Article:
September 1, A DNA Success Story -- I love this story!  During a DNA workshop I did earlier this year at the Oklahoma Genealogical Society, Jim Shields decided to have his DNA tested and subsequently "found" about 750 new relatives when he came up with a perfect 25/25 DNA match with another Shields.  Find out why now is a good time to jump in and get your DNA tested.

You may read lots more articles of genealogical interest, by category, at the Honoring Our Ancestors Library

  Latest Survey

In an attempt to satisfy my curiosity and rectify the fact that genealogists although there are countless millions of us are ridiculously understudied and understood, I've taken to running surveys through one of my websites.  If you've got a few minutes to spare, I would be very grateful if you would go to http://www.genetealogy.com/results.html and complete the latest one on the impact of the Internet and DNA testing on genealogy.  As with earlier surveys, results will be shared on the website and in articles I write, mostly for Ancestry Daily News.  Thanks in advance for your time!

 Upcoming Events

I had a great time speaking in Salt Lake City , UT and Des Moines , IA recently.  In fact, I had such a good time in Iowa that I'll be going back for their annual conference in October 2007 (how's that for planning ahead?)!  If you plan to be near any of the events where I'll be speaking, I would love to meet you.  It's always a kick for me when folks tell me they read this newsletter, Ancestry Daily News or whatever, so don't be shy about introducing yourself!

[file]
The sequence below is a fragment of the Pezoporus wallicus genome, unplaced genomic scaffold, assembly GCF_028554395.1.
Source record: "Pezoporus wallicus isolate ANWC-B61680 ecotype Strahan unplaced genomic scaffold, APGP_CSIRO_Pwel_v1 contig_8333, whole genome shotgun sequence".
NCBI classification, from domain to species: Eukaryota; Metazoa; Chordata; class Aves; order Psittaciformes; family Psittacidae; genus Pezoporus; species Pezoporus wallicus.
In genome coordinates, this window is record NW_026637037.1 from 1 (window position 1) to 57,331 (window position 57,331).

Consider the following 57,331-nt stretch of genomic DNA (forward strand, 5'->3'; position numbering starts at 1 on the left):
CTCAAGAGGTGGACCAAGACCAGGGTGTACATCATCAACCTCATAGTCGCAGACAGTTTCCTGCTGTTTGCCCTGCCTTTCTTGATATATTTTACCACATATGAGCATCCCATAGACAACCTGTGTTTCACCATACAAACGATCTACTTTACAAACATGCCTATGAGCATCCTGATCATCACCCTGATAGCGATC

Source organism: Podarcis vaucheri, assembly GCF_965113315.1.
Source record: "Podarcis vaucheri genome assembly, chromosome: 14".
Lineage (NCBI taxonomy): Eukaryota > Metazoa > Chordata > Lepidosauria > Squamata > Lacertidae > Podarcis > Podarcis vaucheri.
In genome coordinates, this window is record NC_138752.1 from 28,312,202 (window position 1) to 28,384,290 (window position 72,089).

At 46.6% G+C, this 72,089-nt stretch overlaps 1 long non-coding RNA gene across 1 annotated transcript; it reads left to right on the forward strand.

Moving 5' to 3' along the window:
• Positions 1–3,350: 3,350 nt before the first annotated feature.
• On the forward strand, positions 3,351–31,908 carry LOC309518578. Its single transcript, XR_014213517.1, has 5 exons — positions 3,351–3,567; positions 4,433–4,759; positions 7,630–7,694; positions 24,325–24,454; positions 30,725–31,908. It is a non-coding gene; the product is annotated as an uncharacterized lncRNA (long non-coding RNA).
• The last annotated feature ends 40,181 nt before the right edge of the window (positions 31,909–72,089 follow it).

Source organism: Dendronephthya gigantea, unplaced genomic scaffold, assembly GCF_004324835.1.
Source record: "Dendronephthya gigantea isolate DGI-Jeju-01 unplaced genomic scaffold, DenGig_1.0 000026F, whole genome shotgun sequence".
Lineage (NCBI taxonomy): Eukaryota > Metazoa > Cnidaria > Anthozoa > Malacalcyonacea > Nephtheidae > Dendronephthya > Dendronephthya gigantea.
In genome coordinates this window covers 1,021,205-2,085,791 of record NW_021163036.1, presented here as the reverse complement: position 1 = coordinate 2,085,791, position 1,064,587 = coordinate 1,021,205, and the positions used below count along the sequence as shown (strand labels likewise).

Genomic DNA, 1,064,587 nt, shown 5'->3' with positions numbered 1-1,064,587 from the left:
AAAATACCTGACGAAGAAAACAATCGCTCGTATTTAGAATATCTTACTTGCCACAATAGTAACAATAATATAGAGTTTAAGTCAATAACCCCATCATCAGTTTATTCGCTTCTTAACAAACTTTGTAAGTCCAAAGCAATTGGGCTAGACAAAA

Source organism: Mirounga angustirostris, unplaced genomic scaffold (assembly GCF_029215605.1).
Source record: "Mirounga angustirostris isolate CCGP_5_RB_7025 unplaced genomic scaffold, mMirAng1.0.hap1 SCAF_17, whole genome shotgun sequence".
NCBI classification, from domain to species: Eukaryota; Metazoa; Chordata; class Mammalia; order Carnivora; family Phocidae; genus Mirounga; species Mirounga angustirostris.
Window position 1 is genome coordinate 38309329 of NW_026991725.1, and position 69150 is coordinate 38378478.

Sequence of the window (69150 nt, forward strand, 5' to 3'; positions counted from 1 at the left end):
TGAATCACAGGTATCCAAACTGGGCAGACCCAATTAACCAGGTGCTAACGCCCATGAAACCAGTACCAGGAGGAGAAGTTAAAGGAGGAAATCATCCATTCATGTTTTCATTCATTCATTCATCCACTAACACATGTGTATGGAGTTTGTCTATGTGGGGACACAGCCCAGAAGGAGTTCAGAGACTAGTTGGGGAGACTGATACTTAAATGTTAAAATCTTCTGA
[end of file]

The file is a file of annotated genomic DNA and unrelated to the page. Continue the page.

If you plan to be near any of the events where I'll be speaking, I would love to meet you.

  • October 25, 2005 - Parsippany, NJ -- State Farm Insurance, "Trace Your Roots with DNA"  (My first corporate event!  Will be speaking at a corporate retreat with a theme of diversity.)
  • November 13, 2005 - Monmouth County, NJ - Monmouth County Genealogical Society

2006 Events

  • January 17, 2006 - Haddon Heights, NJ - Haddon Heights Historical Society
  • January 21, 2006 - Brooklyn, NY - Brooklyn Public Library
  • March 11, 2006 - Port Charlotte, FL - Charlotte County Genealogical Society
  • March 18, 2006 Ft. Pierce , FL Treasure Coast Genealogical Society "Trace Your Roots with DNA" and "Beyond Y-DNA: Your Genetic Genealogy Options"
  • March 22, 2006 - Camden County, NJ - Camden County Historical Society - "Real World DNA"
  • April 8, 2006 - Stony Brook, NY - Genealogy Federation of Long Island
  • April 10, 2006 - Elkins Park, PA - Jewish Genealogical Society of Greater Philadelphia
  • April 22, 2006 - Richmond, VA - Virginia Genealogical Society

Please forward this newsletter to your family and friends who are interested in genealogy - thank you!

Wishing you an abundance of genealogical serendipity!
Megan Smolenyak Smolenyak


Note: You are receiving this because you have demonstrated an interest (e.g., you have a story in one of my books, applied for a grant, attended previous events, etc.) or subscribed via my website, but please let me know if you do not want to receive any further emails, and I will promptly remove you from my list.  And rest assured, this is my personal list and not shared with anyone else! Thanks, Megan